It’s no secret that we all need water to drink. It’s also no secret that every country needs water to do business at the most fundamental level.
In fact, a recent piece in Reuters says that agricultural and development-oriented investors could very much focus their attention on water-related projects, particularly in Africa.
The news service reports:
About 70 percent of global water used is for agriculture, and in some developing countries where populations are growing fastest that figure is as much as 90 percent. Australia’s drought helped sharply boost global rice prices last year. Companies that make products that require large amount of water, such as meat and biofuels, are seen facing increasing risk as water becomes more scarce.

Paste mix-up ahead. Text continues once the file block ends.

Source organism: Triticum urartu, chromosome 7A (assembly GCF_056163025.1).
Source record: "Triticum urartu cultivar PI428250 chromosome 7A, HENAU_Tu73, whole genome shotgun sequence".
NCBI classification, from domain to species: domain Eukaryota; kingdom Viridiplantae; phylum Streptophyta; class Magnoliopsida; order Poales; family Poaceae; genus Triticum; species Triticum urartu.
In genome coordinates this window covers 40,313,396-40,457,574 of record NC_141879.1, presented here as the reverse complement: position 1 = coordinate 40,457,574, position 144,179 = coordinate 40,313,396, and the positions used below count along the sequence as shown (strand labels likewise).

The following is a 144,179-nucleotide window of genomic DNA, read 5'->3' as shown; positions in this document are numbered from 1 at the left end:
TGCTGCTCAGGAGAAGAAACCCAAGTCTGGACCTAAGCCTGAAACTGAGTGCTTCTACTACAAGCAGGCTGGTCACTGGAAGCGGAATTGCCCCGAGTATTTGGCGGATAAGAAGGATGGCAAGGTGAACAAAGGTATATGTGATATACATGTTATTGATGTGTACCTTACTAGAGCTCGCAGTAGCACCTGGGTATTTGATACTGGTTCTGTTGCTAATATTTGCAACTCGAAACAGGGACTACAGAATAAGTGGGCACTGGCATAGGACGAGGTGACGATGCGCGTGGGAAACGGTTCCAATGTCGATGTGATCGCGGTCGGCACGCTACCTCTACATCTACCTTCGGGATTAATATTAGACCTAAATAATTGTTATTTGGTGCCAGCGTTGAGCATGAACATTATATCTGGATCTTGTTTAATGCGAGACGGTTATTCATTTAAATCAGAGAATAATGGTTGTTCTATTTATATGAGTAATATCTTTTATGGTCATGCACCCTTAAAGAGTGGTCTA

In related news, citizens are taking organizing into their own hands as well. AlterNet points to examples in Vermont (USA) and Uruguay as to how communities are taking back and starting to exert better control over their local water supply.
There’s even been new examples of the commercialization of “water awareness” — there’s now a new bottled water company, “One Water,” which apparently will donate 100 percent of its profits back to water projects in developing countries.
No word yet on what impact One Water has had.